KANSAS CITY, Mo. - Kansas City is close to losing more than $1.2 million in Homeland Security money.
The funding at stake is money used to help first responders in the event of disasters like the Boston and the JJ's Restaurant explosions.
This week, the Department of Homeland Security suggested its money only be given to the top 25 U.S. cities deemed the most vulnerable to attack. Kansas City does not meet that mark, ranking in at 31.
Gene Shepherd, emergency manager for Kansas City, Mo., said that criteria is unfortunate because the money provides a fast, well-trained response and essential equipment for emergencies like JJ's, the Joplin tornado and a recent river rescue in the Missouri River.
Also, this week some of that money went to the emergency hazmat response in Boston.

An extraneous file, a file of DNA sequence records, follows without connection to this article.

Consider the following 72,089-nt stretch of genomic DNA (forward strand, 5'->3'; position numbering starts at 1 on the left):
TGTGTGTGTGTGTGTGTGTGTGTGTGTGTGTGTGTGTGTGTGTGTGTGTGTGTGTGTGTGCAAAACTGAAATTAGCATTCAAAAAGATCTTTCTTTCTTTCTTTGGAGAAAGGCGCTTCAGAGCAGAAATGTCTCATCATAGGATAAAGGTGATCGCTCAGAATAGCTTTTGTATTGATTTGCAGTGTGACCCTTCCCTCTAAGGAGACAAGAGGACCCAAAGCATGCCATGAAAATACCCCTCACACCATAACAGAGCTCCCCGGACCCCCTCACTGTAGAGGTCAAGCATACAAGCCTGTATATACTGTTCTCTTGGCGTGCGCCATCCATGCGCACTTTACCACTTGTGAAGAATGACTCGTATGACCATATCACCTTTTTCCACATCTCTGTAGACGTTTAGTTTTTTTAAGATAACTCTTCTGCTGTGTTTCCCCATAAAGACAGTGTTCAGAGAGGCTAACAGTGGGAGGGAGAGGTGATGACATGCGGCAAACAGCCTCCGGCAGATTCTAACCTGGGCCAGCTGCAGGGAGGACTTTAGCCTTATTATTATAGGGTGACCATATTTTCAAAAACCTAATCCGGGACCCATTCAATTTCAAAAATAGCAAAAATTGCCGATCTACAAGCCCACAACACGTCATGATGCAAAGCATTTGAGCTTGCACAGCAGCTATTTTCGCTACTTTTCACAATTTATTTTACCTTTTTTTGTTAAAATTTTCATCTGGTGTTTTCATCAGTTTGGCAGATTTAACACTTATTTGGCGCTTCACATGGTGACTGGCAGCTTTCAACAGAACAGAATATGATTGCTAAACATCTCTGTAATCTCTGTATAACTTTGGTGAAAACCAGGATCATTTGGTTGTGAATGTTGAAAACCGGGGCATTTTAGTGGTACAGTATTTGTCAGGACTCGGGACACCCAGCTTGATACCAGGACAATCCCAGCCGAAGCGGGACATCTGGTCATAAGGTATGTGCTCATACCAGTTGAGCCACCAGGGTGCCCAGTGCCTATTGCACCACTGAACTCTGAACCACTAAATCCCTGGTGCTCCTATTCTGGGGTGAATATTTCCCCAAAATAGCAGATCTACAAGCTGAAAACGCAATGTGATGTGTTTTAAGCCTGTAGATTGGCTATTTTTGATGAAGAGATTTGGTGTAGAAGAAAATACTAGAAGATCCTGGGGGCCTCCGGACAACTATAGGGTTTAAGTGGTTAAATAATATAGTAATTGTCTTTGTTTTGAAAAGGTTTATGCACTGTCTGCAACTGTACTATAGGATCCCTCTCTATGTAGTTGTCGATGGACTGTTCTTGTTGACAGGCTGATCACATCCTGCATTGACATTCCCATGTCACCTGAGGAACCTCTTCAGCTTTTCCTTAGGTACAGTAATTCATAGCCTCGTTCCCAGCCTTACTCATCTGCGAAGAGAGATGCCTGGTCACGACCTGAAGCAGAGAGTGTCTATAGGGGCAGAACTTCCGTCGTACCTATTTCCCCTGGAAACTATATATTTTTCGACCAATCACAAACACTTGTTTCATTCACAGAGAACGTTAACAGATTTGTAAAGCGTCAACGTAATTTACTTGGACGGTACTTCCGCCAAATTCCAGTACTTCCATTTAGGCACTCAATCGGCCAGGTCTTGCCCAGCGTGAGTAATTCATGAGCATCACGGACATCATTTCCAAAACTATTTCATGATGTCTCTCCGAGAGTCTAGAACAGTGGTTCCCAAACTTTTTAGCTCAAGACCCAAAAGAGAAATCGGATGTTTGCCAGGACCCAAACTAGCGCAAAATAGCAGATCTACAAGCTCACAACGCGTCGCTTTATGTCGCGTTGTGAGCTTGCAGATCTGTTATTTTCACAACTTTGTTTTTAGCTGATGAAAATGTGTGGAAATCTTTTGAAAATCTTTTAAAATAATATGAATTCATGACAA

If the federal government decides to strip Kansas City of that money, Shepherd said the city will suffer to a certain extent during disasters.
"Those capabilities may deteriorate," Shepherd explained. "Either one of two things will happen: The local jurisdictions are going to have to pick up that added expense, and if not, those capabilities will diminish."
Kansas City emergency operations will find out in the next couple weeks whether the city will lose the $1.2 million funding.
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